Most lenders are not willing to foreclose on troubled properties primarily because their balance sheets are already impaired to the extent that they generally lack sufficient capital to support significant write-downs. Some lenders and special servicers are playing “pretend and extend” as they extend loans to buy time rather than pursue foreclosures and take mark-to-market losses. As a result there have not been as many distressed transactions as market experts anticipated.

Complex capital stack

Real estate financing leading up to the 1990s recession was fairly simple. Life companies, pension funds and commercial banks provided the bulk of funding and held mortgages on their balance sheets that matched their long-term liabilities. In the wake of the 1990s collapse of commercial real estate, these traditional lenders pulled back sharply, focusing their capital on the refinancing of existing assets.

Eventually, new capital began to flow into the market to take advantage of distressed pricing, with valuations falling between 30% and 50%. Capital came from opportunistic investors and later from a revitalized REIT industry buoyed by tax reforms.

The same FIRREA law that established the RTC also helped pave the way for the development of the commercial mortgage-backed securities (CMBS) model, which revolutionized real estate finance. Because of the risk-adjusted capital requirements that FIRREA placed on financial institutions, they were encouraged to hold securitized assets rather than whole loans.

Bankers eventually modified the long-standing residential mortgage-backed securities (RMBS) model to apply it to commercial real estate assets, opening up another new financing source.

The demand for CMBS encouraged investment banks and conduit lenders to originate massive volumes of new loans. A new moral hazard in the model emerged because CMBS loans are not held on the originator’s balance sheet, causing reduced incentives for rigorous underwriting. Competition among lenders led to increasing loan-to-values and lower pricing, which helped fuel the sharp spike in real estate prices.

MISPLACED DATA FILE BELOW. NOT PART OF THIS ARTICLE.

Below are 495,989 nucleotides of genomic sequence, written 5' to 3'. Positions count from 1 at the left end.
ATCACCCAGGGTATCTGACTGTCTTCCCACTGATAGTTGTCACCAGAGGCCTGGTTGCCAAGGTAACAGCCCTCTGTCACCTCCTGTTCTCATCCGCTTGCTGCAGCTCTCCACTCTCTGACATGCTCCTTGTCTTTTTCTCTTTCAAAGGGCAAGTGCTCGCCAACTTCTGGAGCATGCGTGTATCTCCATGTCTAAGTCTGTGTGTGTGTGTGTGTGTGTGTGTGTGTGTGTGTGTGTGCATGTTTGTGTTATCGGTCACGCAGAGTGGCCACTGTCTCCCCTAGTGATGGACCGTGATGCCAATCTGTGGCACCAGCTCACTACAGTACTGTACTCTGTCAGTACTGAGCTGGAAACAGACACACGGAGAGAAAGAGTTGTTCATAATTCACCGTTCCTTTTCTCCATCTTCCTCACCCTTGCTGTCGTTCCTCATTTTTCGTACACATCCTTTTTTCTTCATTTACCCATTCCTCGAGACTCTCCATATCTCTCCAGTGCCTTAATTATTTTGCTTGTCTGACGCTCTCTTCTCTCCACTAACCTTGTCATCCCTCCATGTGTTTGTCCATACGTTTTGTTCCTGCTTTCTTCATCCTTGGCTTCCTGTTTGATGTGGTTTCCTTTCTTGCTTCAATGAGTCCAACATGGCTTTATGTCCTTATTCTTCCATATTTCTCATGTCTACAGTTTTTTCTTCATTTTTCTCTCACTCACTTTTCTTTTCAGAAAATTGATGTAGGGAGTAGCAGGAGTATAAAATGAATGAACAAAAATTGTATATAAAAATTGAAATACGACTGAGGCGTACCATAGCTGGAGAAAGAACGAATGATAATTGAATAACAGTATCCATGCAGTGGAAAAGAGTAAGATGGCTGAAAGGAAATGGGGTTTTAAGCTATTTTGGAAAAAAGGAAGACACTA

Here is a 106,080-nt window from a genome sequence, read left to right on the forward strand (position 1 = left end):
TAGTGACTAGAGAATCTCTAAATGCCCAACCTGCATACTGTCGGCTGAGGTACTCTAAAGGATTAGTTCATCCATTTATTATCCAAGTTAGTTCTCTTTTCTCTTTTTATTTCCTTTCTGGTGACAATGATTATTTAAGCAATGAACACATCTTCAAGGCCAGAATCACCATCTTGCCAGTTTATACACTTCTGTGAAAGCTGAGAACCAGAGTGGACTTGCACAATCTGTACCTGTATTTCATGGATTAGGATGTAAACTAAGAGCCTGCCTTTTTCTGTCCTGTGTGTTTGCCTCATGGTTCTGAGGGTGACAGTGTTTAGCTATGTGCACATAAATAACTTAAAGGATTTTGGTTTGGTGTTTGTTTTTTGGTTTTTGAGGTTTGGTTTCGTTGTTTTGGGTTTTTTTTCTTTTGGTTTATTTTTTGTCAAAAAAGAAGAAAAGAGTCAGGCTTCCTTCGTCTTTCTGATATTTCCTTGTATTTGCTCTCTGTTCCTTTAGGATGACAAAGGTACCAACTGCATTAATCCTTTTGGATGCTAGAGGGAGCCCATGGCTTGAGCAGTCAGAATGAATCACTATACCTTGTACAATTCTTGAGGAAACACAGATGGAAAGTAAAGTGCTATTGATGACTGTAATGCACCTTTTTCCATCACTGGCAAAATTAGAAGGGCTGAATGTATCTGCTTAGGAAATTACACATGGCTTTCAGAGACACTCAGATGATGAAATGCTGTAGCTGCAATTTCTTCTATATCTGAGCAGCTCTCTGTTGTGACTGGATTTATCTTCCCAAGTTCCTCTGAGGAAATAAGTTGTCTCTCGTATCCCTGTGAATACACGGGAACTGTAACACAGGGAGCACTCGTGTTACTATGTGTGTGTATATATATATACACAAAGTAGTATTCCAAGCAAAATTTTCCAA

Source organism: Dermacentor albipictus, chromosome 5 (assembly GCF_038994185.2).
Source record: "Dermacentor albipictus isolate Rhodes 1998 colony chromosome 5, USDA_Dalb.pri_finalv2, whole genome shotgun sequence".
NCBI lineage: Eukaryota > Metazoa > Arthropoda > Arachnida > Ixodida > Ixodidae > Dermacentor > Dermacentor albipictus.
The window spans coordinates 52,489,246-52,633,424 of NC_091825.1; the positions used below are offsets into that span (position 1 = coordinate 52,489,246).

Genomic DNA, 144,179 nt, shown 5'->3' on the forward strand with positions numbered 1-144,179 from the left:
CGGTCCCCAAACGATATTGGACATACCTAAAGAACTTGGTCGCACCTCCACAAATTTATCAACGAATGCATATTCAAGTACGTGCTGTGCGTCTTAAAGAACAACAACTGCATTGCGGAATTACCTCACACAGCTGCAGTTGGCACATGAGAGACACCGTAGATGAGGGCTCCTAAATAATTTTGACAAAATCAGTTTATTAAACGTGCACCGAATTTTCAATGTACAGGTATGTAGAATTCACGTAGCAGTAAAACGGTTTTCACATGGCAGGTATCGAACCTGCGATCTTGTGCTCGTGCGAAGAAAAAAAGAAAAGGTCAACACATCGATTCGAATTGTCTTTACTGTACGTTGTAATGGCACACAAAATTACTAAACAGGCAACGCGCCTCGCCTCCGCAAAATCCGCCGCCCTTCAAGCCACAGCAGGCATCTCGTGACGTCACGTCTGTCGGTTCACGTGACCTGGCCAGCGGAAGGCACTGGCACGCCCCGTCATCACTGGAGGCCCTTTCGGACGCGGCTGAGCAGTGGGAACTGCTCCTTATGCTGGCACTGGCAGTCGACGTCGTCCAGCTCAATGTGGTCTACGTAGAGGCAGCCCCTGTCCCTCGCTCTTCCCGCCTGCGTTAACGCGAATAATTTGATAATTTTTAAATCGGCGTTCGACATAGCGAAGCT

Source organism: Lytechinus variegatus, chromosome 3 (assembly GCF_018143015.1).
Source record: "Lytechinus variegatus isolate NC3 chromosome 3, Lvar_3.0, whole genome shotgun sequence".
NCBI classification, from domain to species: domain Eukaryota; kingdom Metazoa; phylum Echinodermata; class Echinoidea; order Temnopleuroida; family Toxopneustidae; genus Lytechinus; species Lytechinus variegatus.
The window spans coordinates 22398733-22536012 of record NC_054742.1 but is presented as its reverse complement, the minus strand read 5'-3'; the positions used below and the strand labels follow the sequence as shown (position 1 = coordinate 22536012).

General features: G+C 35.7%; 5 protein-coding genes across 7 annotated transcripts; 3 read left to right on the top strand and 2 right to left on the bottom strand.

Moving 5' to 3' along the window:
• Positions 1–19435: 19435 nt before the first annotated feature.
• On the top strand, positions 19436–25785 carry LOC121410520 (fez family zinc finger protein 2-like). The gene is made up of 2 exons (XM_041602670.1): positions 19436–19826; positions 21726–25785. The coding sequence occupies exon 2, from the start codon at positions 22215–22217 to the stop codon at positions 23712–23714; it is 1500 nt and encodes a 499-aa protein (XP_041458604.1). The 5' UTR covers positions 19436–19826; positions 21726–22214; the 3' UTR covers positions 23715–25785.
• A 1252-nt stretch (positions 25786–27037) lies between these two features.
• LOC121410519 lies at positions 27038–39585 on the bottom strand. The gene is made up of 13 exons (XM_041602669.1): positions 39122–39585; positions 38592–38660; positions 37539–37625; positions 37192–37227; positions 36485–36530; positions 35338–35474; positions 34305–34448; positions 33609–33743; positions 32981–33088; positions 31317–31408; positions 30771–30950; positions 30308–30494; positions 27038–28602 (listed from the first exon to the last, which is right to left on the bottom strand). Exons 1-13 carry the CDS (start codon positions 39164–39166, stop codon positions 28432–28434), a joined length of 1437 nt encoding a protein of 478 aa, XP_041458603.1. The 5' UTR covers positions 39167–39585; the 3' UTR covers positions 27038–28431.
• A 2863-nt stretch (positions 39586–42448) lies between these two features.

In addition, borrowers looking to minimize financing costs and equity contributions often supplemented senior mortgages with an increasingly complex array of subordinate financing, including mezzanine and preferred equity positions. The complexity of the new capital structures, especially for CMBS pools, has created a nightmare for workout situations.

In the last downturn, the workout mechanism was relatively simple, primarily involving a single lender and borrower. Today, the complicated capital stack makes sorting out the interests of the different players more complicated, time-consuming and expensive. With competing interests of the various tranches engaged in tranche warfare, it is even more challenging to form an agreement in the restructuring process.

Impact of institutional ownership

Over the past 15 years, commercial real estate has been increasingly accepted as a mainstream asset class by large pension funds and other financial institutions. The market value of the NCREIF Property Index — which tracks institutional investment in U.S. commercial real estate — surged by eight-fold, rising from $41 billion in 1994 to $328 billion in 2008.

While recent investments by institutions — particularly those at the top of the market in 2006-2007 — have likely suffered declines in value, they often have the financial capacity to support their investments through additional capital. In short, these institutions can help to extend or restructure debt to avoid foreclosure. We believe that this is another reason that we have seen relatively little in the way of distressed asset sales.

David Lynn is managing director and head of U.S. research and investment strategy with ING Clarion based in New York.